Despite his role in pragmatism’s resurgence, when it comes to classical pragmatism Rorty’s work has blocked the road of inquiry. His selective interpretations spurred sharp lines of demarcation distinguishing “classical” or “paleo” pragmatism from its “neo” and “new” offspring to protect both classical and new pragmatisms alike from Rorty’s distortive readings. This chapter seeks to move contemporary pragmatism beyond these impasses by investigating largely unexamined avenues of shared commitment between Rorty and Peirce, Dewey, and James. I argue that Rorty is best read as reconstructing classical pragmatism rather than misunderstanding it. After establishing Rorty’s underappreciated early engagement with pragmatism, I trace the influence of Peirce on Rorty’s thought, which includes a commitment to language and to a distinct form of realism which was later obscured. Recognizing Rorty’s notion of “philosophy as cultural politics” as a close relative of Dewey’s conception of philosophy as cultural criticism yields complementary insights overshadowed by the experience vs. language debate. I then elucidate the shared ethics of belief that emerges from James’s “unfinished” universe and Rorty’s recognition of contingency to guide their commitments to agency and a conception of knowledge in which humans are active participants in the construction of what is right and true.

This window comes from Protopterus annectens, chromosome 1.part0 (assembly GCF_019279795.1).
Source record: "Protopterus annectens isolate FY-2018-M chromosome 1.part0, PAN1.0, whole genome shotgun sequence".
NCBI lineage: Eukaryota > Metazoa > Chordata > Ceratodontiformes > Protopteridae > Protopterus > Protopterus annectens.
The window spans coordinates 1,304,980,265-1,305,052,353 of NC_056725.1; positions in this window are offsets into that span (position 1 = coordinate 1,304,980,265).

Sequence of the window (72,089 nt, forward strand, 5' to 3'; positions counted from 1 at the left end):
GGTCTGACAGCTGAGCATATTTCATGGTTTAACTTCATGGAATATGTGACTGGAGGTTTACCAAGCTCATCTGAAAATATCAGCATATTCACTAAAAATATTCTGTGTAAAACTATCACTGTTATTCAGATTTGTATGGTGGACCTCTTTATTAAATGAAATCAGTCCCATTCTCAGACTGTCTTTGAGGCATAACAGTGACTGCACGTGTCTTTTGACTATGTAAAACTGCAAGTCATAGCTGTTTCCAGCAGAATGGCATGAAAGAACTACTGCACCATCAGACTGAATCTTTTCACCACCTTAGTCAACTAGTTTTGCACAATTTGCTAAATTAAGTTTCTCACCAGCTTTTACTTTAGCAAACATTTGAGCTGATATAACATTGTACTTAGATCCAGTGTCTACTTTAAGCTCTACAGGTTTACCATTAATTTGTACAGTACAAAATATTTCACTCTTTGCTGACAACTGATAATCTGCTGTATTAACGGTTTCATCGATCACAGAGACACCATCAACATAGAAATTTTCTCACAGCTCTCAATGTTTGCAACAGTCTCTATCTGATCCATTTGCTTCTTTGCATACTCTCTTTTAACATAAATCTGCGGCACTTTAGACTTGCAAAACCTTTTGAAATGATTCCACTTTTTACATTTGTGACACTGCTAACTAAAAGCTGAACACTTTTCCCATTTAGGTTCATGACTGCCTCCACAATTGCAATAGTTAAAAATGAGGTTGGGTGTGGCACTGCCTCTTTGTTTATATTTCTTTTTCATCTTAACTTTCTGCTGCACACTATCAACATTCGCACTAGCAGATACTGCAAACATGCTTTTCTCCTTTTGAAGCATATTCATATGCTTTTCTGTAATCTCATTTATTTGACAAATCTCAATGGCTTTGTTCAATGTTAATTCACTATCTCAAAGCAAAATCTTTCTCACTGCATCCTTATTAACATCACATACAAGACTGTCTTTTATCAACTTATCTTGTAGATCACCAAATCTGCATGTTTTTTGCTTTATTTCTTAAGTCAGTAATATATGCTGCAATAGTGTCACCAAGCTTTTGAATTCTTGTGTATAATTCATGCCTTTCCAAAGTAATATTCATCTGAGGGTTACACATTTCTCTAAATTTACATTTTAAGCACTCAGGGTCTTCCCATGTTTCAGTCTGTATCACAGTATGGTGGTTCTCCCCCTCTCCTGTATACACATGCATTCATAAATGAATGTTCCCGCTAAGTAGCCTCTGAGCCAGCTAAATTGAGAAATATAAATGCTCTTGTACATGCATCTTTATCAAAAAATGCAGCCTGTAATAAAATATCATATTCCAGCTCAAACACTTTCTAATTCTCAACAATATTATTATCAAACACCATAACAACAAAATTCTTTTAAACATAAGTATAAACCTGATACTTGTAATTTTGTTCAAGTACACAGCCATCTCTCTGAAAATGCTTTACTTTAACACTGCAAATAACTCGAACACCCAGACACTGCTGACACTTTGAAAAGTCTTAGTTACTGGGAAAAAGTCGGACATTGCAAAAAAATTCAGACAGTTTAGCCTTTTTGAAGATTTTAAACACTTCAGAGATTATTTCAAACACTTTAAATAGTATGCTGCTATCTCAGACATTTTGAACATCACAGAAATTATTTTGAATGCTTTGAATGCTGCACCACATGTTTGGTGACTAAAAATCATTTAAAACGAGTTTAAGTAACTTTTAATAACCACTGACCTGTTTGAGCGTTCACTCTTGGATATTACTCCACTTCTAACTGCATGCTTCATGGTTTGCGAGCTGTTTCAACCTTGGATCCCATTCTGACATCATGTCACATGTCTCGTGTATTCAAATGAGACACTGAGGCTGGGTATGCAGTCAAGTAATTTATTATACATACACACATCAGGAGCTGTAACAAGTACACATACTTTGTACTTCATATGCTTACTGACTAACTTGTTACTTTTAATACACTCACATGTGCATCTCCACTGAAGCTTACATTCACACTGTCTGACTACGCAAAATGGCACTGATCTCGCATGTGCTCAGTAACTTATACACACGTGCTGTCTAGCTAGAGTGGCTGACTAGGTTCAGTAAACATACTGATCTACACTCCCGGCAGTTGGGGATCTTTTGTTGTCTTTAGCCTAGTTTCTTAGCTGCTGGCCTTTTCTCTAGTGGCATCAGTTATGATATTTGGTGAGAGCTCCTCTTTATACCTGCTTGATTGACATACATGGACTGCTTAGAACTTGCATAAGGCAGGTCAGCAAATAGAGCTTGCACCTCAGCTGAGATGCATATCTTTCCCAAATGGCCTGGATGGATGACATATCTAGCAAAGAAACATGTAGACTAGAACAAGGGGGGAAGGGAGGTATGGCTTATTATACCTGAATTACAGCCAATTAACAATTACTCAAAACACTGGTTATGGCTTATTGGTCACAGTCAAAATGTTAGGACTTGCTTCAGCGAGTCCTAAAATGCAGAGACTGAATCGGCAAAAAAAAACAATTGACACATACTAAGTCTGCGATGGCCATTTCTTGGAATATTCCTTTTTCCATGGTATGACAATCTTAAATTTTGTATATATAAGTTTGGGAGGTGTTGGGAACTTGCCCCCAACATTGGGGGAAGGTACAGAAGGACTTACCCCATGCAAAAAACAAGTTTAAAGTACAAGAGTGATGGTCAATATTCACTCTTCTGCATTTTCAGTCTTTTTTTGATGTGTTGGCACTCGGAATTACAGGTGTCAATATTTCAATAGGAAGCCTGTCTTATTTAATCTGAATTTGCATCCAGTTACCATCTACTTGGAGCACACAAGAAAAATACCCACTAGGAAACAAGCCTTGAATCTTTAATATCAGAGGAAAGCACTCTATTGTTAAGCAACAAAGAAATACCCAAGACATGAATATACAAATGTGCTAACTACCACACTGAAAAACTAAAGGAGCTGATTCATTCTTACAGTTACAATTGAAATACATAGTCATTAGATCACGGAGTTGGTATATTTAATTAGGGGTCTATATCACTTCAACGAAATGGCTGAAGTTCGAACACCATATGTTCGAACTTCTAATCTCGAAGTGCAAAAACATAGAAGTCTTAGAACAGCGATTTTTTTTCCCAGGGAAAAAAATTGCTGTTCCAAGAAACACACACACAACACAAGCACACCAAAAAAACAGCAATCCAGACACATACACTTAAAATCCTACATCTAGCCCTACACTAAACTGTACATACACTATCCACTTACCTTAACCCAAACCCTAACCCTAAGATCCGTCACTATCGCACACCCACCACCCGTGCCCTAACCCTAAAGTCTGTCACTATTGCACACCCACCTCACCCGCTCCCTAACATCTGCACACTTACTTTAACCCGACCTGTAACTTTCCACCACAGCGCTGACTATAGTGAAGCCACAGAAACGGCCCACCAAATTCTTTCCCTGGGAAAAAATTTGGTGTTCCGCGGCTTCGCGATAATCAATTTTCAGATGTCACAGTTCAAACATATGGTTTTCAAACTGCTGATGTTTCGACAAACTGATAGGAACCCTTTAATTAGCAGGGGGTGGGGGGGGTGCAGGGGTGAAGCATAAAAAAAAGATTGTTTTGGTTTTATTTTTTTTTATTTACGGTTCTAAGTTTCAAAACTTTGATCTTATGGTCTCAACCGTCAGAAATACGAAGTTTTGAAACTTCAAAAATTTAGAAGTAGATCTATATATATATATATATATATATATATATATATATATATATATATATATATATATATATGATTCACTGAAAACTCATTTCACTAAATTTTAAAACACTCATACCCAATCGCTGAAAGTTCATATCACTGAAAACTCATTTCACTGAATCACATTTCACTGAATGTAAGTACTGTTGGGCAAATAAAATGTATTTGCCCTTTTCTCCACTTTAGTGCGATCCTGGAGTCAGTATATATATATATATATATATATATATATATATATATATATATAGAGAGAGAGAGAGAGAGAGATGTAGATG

Two High Court chief justices may be considered candidates for the title of 'Australia’s Towering Justice’: Sir Owen Dixon and Sir Anthony Mason. Dixon’s claim to the title lies in his articulation of a formalistic doctrinal methodology – ‘Dixonian legalism’ – which held firm for decades. Mason’s claim lies in his unshackling of the Court from legalism, and his reconceptualising of the Court’s role within the Australian system of government. This heralded a form of realism that led to the development of doctrines, some first propounded by Dixon himself, that would progress individual liberties and democratic participation in a constitutional system lacking comprehensive rights protections. This chapter claims that Mason’s legacy is the most important today. His Court’s methodological realism and explicit acknowledgement of values and policy in judicial decision-making, and the doctrinal development that gave the Australian ‘people’ constitutional status and protections, all continue to shape modern constitutional law and debates over the judicial role and method. It is against Mason and the jurisprudence of his Court that modern legalists must now define – and defend – themselves.